Exploring The Bendix G-15’s Typewriter

The Bendix Corporation’s Bendix G-15 was introduced in 1956 as an affordable system for industrial and scientific markets. As with any computer system, a range of peripheral devices for input and output were available, which includes an electric typewriter. Produced by IBM, this typewriter was heavily modified by Bendix, with the version that [Usagi Electric] got their mittens on being equipped with a gigantic 28″ platen. With just power applied to the machine it will even still work as a regular electric typewriter, but it can do much more.

The bits that make an IBM electric typewriter into a Bendix G-15 accessory. (Credit: Usagi Electric)
The bits that make an IBM electric typewriter into a Bendix G-15 accessory. (Credit: Usagi Electric)

Most typewriters for the G-15 have a much smaller platen, as can be seen in the brochures for the system. The typewriter is connected together with other peripherals like plotters, card punches and tabulators via a coupler which uses a 5-bit interface. For the encoding on this interface no standard encoding is used, but rather 4 bits are used as data followed by 1 bit to indicate a command. In addition a number of other signal lines are used with the Bendix G-15, which allows control over the punch card reader and run status on the computer from the comfort of the typewriter’s desk.

In addition to the added electronics that communicate with the Bendix G-15, there are also solenoids and sensors which interface with the typewriter’s keyboard. This is what allows for command keys on the typewriter to be recorded separately along with the regular number and letter keys, in addition to the Bendix G-15 using the typewriter to automatically type on the paper. After a good cleaning session the typewriter’s basic functionality is restored, with the hope that once the Bendix G-15 over at the Usagi Farm can power up its DC circuit both will happily chat with each other. Color us excited.

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Random Access Memory From A Rotating Drum In A Bendix G15

When it’s the 1950s and you are tasked to design a computer system that features not only CPU registers but also a certain amount of RAM, you do not have a lot of options. At this point in time, discrete logic was the rule, and magnetic core memory still fairly new and rather expensive. This is where the rotating drum comes in, which is somewhat like a cross between an old-style cylinder record and a hard drive. In a recent [Usagi Electric] video, a 1950s Bendix G15 system is demonstrated, which features such a rotating drum device, alongside both tube-based circuits and newfangled diode-based circuitry.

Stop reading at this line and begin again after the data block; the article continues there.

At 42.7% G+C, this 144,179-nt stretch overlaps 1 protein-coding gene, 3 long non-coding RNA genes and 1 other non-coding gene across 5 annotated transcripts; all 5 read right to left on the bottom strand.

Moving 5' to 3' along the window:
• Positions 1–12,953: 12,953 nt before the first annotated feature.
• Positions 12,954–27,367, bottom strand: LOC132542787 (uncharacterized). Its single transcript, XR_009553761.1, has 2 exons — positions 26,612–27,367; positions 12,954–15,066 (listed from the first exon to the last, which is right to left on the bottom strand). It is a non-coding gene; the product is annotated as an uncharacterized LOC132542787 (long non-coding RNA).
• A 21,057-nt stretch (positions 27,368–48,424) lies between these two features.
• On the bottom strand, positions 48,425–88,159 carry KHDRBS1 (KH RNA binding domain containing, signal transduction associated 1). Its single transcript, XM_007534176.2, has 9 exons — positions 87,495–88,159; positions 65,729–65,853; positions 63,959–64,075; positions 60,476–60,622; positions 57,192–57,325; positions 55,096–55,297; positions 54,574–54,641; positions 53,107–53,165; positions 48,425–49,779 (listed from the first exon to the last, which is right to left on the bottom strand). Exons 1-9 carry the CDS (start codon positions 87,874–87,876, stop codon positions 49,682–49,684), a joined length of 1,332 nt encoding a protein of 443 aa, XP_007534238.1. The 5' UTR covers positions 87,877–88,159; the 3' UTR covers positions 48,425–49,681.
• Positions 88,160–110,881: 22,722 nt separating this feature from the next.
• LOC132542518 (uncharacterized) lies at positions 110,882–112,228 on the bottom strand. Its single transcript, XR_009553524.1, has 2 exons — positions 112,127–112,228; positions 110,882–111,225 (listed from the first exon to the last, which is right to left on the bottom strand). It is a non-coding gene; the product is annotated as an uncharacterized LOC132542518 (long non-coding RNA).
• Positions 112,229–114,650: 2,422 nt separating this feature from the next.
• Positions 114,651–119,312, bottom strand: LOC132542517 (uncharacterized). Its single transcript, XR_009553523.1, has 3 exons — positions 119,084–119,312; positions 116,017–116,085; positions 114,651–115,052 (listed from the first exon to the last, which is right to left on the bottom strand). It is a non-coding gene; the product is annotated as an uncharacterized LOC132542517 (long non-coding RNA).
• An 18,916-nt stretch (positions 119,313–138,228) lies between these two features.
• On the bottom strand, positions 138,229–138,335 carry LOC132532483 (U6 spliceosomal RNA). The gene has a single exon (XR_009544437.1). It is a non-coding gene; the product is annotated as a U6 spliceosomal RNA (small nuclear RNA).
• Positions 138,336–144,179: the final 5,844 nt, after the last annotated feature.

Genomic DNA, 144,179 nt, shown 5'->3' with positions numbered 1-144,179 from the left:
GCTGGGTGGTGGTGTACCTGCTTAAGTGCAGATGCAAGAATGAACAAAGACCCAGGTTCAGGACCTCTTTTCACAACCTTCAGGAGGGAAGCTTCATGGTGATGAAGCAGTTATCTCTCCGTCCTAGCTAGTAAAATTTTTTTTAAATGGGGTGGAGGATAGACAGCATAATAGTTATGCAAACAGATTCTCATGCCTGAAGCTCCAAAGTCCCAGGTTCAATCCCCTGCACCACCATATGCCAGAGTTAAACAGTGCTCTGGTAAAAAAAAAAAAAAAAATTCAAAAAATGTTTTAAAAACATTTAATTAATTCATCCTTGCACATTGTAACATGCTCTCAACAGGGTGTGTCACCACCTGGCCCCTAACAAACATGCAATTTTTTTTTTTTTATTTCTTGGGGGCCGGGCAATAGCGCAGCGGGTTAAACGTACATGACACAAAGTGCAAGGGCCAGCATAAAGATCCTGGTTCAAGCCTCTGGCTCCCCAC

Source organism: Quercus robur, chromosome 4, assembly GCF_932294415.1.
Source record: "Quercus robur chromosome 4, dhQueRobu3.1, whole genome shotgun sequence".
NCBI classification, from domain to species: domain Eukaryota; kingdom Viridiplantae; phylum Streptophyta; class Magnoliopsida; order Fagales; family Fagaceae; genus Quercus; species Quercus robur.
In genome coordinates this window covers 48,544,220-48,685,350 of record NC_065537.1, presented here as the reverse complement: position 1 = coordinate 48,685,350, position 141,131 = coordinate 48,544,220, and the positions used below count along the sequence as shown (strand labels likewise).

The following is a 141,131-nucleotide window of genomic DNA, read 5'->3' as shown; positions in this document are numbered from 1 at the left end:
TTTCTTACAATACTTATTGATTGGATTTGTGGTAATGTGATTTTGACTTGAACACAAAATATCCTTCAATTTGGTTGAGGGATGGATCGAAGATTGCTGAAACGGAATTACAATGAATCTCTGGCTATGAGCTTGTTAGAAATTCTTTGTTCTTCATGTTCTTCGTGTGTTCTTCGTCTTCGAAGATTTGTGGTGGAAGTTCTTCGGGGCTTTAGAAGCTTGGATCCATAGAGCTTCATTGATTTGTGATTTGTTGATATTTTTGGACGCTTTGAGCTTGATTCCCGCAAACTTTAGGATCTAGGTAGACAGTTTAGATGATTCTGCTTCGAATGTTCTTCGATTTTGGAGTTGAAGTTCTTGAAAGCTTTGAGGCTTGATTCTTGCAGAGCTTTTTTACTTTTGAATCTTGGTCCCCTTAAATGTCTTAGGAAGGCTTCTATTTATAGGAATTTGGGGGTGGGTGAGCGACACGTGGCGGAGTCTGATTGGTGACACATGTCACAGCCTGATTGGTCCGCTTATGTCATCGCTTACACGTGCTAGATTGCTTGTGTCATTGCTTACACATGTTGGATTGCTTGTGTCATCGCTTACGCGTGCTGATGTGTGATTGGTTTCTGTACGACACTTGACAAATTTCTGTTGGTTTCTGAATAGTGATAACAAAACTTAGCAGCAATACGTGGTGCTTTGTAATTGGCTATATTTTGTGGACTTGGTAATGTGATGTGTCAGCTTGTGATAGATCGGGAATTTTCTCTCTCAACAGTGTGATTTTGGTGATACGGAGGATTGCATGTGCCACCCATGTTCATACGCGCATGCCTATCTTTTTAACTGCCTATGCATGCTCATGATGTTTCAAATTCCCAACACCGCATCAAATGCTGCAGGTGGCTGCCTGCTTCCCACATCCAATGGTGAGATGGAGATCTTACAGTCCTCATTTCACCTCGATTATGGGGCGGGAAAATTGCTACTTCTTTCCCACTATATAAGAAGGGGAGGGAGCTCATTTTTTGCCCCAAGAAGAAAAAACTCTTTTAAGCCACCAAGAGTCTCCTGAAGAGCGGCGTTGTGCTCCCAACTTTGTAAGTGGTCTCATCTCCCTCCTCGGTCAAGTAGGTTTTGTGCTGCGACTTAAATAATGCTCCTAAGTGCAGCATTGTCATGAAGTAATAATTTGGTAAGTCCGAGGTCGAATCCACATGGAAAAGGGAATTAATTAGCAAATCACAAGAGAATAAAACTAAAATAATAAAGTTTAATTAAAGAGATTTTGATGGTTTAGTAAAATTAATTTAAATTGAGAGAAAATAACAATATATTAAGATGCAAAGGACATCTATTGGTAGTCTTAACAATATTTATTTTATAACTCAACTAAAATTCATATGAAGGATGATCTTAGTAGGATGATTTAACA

Simplified diagram of a rotating drum random access memory unit, showing the read-erase-write process as the drum spins.
Simplified diagram of a rotating drum random access memory unit, showing the read-erase-write process as the drum spins.

This particular unit was borrowed from the System Source museum, with the intent to restore it to a working condition. Part of this process involved figuring out the circuitry, which was made easy by the circuit schematic drawings that came with the original machine. According to the official brochure by the manufacturer, the ‘short lines’ that are intended for the CPU registers, the access time was less than 1 millisecond, which is pretty darn fast considering the era and the discrete CPU’s clock speed.

For the drum itself, however, popping the cover off the unit showed that it had suffered some damage that had resulted in the multiple heads contacting the surface. Despite this disappointment, it’s not the end of the restoration, however. The museum has one more Bendix G15 standing around, with a rotating drum unit that looks to be in mint condition. The damaged magnetic coating on the other rotating drum may conceivably be resurfaced, which if successful could provide new hope to a lot of retro systems out there that also use magnetic media, whether in drum or disk format.

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Mysterious Adder From 1960s Bendix G-20

[David Lovett] aka Usagi Electric is taking a dive into yet another old computer design, this one from the early 1960s. He recently obtained eight mystery circuit boards on-loan for the purpose of reverse engineering them. It turns out these came from an old mainframe called the Bendix G-20, a successor to the 1965 G-15 vacuum tube model. The cards are:

  • Full Adder
  • AND Gate
  • OR Gate
  • Emitter Follower
  • Flip Flop
  • Quad Inverting Amplifier
  • DLO Amplifier
  • Gated CPA

Most of these are pretty straightforward to figure out, but he ran into some troubles trying to understand the full adder board. The first issue is there is some uncertainty surrounding the logic level voltages. This system uses negative voltages, with -3.5 V representing a logic 1 … or is it a logic 0? And even taking into account this ambiguity, [David] is having a hard time deciphering how the adder works. It uses a bunch of diodes to implement a logic lookup table of an adder — except he is not able to make it match any known addition scheme. [David] has called out to the community for help on this one, and if you have any ideas how this adder works, visit his wiki linked above for more information and give him shout.

We don’t know how [David] squeezes in the time for these side projects, when he is so busy on the Centurion mini-computer restoration and the monstrous single-bit vacuum tube computer he is building.

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